Saturday's mega rally in Kolkata, organised by Mamata Banerjee — yet another prime ministerial hopeful — to showcase her strength as also that of Opposition unity may inadvertently have helped Prime Minister Narendra Modi, the object of their collective ire.
Anti-Modi rhetoric by 25 leaders of over 20 parties and the inner contradictions of those gathered on the podium a the Parade Ground rally in the West Bengal capital has given the BJP that much-awaited opportunity to swing the electoral narrative for upcoming parliamentary election — clarity versus confusion, development versus corruption, Janata versus Mahagathbandhan, public welfare versus family welfare, Modi versus chaos and Modi versus the rest. Amit Shah had earlier pitched it as a battle of majboot sarkar versus majboor sarkar.
Modi was quick to pick up the issue and build a counter-narrative. Around the time leaders from the Opposition ranks were taking their turns to harp on the singular theme of 'Modi hatao, desh bachao', the prime minister addressed a rally in Silvassa, Dadra and Nagar Haveli. His half-an-hour speech at that public rally was divided in two parts; the first in which he talked about the developmental initiates for the larger public good he had put in place and the second in which he punched holes in the supposed Mahagathbandhan and the sort of gathering that had turned out against him in Kolkata.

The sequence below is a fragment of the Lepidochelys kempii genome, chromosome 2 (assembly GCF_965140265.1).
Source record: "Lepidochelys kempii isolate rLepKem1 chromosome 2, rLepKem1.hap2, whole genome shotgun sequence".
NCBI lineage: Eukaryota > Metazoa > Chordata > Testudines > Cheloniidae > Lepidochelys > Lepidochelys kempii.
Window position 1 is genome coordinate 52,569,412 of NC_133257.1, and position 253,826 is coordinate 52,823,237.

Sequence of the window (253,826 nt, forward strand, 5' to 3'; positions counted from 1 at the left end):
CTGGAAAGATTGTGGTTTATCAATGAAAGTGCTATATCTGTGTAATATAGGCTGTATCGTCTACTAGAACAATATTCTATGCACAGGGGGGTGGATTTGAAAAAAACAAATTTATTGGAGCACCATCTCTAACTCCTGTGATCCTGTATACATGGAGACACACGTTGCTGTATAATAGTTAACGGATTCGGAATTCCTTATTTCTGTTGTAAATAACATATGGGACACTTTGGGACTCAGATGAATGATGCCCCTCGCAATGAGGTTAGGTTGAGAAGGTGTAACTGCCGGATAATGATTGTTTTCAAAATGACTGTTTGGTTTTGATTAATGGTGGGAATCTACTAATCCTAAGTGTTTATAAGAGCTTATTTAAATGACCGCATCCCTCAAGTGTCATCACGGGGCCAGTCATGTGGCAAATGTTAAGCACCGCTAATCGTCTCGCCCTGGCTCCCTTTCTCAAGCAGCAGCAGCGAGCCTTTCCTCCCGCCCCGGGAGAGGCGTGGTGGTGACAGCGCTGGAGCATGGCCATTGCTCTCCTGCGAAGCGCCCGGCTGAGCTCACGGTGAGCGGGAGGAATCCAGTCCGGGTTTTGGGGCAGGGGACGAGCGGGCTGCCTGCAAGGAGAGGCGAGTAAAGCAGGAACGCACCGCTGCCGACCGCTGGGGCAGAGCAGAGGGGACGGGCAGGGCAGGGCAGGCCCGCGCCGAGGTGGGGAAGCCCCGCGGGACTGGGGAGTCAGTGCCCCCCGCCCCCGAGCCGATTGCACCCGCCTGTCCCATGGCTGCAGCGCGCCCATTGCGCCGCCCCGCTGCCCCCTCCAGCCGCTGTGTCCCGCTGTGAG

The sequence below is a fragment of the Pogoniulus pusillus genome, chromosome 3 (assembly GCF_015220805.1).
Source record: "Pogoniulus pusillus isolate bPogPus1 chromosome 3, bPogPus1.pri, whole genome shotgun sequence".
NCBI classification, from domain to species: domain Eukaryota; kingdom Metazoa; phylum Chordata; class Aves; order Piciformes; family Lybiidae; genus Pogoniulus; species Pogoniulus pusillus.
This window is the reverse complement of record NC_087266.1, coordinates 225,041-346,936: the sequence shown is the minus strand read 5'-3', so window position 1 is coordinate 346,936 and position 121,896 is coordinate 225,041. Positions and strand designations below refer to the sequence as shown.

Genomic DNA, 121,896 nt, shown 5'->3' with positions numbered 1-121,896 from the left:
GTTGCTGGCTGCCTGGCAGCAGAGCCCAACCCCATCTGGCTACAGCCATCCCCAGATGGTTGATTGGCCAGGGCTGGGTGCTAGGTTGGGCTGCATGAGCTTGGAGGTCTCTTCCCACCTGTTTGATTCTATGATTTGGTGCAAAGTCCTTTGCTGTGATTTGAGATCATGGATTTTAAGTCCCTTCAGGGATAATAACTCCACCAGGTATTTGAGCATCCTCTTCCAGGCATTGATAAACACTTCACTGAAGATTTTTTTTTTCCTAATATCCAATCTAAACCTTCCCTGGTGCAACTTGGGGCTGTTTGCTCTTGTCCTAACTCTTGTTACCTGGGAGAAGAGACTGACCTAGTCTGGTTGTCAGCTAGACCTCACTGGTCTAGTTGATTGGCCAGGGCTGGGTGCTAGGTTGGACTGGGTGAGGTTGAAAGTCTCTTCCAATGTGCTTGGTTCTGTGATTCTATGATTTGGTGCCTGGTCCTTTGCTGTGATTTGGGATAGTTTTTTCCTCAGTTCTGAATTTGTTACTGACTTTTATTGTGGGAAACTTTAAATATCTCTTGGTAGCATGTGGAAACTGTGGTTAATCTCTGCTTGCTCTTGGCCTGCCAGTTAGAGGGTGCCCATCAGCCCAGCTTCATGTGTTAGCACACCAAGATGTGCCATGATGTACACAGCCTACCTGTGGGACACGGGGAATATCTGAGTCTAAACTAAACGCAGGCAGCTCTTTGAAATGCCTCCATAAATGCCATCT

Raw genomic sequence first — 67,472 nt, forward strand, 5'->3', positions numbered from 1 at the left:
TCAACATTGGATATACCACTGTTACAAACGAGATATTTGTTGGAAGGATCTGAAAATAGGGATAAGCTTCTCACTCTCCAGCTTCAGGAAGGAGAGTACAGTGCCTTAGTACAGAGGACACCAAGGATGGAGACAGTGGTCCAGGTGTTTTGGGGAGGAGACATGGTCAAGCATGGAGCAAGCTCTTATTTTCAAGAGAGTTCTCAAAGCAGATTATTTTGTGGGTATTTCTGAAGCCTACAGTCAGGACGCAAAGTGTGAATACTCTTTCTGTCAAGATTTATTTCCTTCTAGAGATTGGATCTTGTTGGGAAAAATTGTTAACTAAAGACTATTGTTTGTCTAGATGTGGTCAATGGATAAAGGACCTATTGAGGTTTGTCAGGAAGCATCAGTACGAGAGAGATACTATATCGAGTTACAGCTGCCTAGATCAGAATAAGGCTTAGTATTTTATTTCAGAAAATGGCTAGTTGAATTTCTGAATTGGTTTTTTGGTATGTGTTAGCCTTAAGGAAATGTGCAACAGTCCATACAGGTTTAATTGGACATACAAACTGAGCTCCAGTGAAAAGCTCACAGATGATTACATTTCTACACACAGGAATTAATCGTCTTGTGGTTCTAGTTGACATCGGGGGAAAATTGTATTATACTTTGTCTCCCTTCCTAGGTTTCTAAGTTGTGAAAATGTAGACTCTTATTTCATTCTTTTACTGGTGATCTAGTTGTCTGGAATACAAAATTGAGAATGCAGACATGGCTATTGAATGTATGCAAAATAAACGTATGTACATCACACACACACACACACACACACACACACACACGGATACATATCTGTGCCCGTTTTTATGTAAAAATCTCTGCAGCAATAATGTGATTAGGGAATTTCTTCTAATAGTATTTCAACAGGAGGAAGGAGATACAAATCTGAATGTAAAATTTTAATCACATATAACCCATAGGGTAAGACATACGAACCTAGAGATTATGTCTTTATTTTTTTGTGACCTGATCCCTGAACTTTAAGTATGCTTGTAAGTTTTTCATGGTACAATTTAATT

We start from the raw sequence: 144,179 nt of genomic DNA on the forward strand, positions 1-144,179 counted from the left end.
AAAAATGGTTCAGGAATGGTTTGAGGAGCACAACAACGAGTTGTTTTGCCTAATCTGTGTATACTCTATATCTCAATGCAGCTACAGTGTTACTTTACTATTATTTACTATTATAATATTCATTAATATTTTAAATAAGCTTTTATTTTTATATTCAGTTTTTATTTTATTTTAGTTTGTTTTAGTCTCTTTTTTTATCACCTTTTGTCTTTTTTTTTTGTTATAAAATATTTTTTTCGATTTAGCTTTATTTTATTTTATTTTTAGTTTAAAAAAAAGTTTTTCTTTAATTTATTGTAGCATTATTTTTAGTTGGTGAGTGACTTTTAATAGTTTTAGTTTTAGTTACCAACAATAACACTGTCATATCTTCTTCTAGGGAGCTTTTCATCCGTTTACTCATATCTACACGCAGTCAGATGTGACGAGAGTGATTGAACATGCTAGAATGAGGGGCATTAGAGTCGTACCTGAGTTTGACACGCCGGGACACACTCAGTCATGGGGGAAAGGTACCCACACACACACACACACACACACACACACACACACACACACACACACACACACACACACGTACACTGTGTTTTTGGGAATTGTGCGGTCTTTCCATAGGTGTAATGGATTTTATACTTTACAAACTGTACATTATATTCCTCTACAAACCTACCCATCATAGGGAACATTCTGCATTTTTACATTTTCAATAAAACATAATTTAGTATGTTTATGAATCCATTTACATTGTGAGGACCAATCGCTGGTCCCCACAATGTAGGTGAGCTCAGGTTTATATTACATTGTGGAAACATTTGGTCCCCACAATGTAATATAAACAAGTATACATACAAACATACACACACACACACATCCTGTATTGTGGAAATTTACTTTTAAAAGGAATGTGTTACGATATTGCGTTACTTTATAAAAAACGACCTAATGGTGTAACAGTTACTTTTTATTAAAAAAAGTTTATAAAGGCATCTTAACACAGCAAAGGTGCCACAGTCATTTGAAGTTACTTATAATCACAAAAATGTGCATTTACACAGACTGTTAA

He projected himself as an anti-corruption crusader and a development-oriented leader who tirelessly worked day and night with the singular motive of people's welfare. He said that Opposition's problem is that Modi is relentlessly fighting against corruption and taking tough action. Middlemen have been thrown out from corridors of power. Middlemen and touts have been removed at the lower level and the money is directly credited to poor people's accounts. It is because of this anger, he opined, that they are trying to form a Mahagahbandhan. Their world begins with hatred towards Modi, he continued, and ends with abuse to Modi. In contrast, his world begins with working for the welfare of 125 crore Indians and ends with contemplation on what he did through the day to achieve that purpose, the prime minister claimed.
The other punch was aimed at Mamata as Modi wondered why she was so afraid of a one-MLA party (BJP) in West Bengal. So much so that leaders from all over the country had gathered in Kolkata and were shouting "Bachao, Bachao, Bachao". Incidentally, another mega rally planned to showcase Opposition strength against Modi has been planned in Amravati, Andhra Pradesh with Chandrababu Naidu playing host. Incidentally, as in West Bengal, the BJP too does not have much of a presence in Andhra.
Modi was playing a hero, but the victim card was also subtly played — 25 people ganging up against one Modi. Back in 1971, it helped Indira Gandhi, who proclaimed, "Woh kehte hain Indira hatao, main kahtin hoon garibi hatao (they say remove Indira, I say remove poverty)". It helped Atal Bihari Vajpayee in 1999 after his government was defeated by one vote in the Lok Sabha. "Kya kasoor tha iss aadmi ka? (what was this man's fault?)," he queried.